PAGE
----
President Trump addressed the nation Thursday in the sincere, conciliatory tone necessary for a moment when the country was grieving over the worst school shooting since Sandy Hook five years ago.
Sticking to the teleprompter, he offered assurances that there would be resources forthcoming from the federal government. He quoted Scripture. He thanked first responders. He spoke directly to America’s children who might be scared to attend school.
He said 700 words in the course of six minutes. He said we need to better “secure our schools” and expressed a need to address “mental health” issues.
One word he didn’t utter was “gun.” That shouldn’t be surprising to anyone who has watched Trump give similar speeches this past year.
What it shows is this: The gun control debate is so nonexistent that not even gun control advocates are getting that worked up beyond their usual press releases. No one believes “this time it’s different” — because no one would believe them.
In the aftermath of a shooting that killed 17, there are no coordinated calls to action, even though it was one of the top 10 mass shootings in modern US history.
After Sandy Hook, people demanded specific gun control measures. When more shootings followed, the same rhetoric was repeated, particularly a call to reinstate an assault weapons ban. After the Las Vegas shooting last fall, the focus turned to a federal ban on bump stocks, which has gone nowhere.
This time around, Republicans from Trump to House Speaker Paul Ryan mentioned doing a better job helping those with mental illness. But there was no mention of specific measures or how they would have prevented what happened in Florida.
There have now been 18 American school shootings in the first seven weeks of 2018. The collective response politically has been sad shoulder-shrugging. No one wishes it would happen, but what are you gonna do? It’s normal, and it is the reality of life in the United States.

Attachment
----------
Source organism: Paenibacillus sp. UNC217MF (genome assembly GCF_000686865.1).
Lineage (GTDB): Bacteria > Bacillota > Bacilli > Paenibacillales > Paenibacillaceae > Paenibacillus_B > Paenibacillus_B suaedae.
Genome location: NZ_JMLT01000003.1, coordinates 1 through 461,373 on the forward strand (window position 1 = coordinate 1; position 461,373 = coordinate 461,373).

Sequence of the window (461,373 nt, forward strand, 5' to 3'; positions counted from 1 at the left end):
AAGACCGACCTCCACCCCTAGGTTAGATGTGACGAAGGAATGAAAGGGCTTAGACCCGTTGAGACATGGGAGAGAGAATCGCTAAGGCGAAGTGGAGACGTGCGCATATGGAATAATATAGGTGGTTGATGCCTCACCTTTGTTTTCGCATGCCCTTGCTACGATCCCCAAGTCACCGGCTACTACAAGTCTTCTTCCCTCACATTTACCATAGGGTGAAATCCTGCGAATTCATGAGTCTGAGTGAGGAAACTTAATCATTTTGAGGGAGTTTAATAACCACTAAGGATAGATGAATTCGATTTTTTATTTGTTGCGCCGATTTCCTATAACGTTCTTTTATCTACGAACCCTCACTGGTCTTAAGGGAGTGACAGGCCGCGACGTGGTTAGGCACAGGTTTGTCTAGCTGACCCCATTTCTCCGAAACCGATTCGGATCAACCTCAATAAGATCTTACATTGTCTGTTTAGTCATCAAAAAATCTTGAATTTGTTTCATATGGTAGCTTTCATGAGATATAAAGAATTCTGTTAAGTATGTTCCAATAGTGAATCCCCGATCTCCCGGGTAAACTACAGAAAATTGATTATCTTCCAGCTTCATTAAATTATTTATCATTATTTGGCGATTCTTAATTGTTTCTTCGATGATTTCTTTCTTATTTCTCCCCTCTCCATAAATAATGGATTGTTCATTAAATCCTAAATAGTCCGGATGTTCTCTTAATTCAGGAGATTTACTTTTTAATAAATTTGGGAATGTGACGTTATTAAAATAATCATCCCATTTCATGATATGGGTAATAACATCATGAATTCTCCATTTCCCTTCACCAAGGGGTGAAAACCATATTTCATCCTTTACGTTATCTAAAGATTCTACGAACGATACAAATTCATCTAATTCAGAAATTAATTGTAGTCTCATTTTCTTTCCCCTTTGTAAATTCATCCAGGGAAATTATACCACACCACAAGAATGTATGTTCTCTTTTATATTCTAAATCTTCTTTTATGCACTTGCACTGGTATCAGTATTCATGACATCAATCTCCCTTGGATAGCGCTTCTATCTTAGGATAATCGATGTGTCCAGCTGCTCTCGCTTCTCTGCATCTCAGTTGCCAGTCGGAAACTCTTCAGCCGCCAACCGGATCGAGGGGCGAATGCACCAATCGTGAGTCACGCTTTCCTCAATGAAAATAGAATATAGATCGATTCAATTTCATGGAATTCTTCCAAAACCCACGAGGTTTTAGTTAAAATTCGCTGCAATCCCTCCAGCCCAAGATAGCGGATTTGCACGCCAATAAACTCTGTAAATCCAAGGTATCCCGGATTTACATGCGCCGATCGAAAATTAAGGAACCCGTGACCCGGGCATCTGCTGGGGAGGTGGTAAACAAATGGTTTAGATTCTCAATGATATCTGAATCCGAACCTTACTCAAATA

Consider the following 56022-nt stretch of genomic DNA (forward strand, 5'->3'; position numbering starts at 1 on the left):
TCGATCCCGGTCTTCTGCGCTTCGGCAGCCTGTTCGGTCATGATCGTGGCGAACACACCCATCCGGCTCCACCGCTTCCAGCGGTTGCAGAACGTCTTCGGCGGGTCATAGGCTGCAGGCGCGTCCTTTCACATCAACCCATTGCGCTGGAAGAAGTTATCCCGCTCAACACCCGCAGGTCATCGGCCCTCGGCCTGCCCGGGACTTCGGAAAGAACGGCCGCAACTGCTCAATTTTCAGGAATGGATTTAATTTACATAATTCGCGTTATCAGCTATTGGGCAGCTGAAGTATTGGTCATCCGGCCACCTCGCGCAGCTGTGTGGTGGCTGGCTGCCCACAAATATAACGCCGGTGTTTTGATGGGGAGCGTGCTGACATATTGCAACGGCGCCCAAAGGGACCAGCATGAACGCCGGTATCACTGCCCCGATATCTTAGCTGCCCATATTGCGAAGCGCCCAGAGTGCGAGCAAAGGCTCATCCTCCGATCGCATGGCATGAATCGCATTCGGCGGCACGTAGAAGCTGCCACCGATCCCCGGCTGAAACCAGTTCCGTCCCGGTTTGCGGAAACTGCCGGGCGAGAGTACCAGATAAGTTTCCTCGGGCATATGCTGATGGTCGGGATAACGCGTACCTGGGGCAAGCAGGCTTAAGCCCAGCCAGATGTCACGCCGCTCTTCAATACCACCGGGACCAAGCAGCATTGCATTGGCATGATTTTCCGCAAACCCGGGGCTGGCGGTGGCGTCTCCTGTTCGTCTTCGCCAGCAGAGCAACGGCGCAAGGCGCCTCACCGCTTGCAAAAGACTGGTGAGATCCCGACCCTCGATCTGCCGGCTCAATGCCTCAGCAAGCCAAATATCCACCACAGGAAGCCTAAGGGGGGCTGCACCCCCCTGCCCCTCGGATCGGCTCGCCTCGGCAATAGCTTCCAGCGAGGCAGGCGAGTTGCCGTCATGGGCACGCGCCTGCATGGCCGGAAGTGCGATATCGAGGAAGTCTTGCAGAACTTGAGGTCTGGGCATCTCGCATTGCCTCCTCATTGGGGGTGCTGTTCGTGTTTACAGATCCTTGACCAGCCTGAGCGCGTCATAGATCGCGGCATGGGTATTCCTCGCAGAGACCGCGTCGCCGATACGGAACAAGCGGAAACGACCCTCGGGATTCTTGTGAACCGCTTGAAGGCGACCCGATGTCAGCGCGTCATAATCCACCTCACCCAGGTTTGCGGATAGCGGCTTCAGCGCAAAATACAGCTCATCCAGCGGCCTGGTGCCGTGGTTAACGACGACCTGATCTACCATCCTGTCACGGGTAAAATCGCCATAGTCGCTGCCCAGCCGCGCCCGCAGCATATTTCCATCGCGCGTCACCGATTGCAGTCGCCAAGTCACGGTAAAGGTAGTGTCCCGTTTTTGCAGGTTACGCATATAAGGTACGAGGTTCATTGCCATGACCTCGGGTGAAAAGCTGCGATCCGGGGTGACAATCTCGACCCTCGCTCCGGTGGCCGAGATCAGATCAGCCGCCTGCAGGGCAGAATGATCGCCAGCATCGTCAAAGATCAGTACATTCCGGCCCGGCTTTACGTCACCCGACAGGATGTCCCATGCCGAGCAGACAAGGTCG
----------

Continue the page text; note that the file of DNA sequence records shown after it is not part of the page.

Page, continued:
It is unlikely that this will change until Trump leaves the White House. At least for another three years, the issue will be tabled. And sure, gun control and mass shootings could become issues debated in the next presidential campaign, but they will compete for attention with so many other topics in this chaotic presidency.
However, in one scenario, something could happen sooner regarding gun control: a Democrat-controlled House and Senate and a Republican president willing to sign something.
This might happen as a result of the 2018 midterm elections (though Republicans are liking their chances these days of barely holding on to at least one chamber). If Democrats do take over both chambers, one could imagine a 2020 presidential candidate in the US Senate launching into a big filibuster on the issue. At that point, it might be smart politics for Trump to try to co-opt the issue ahead of the election and sign something.
Even that unlikely scenario wouldn’t play out for a long time. Until then, there is no reason to even discuss what could be done to prevent the next massacre. It would just be idle talk.James Pindell can be reached at firstname.lastname@example.org. Follow him on Twitter @jamespindell or subscribe to his Ground Game newsletter on politics: http://pages.email.bostonglobe.com/GroundGameSignUp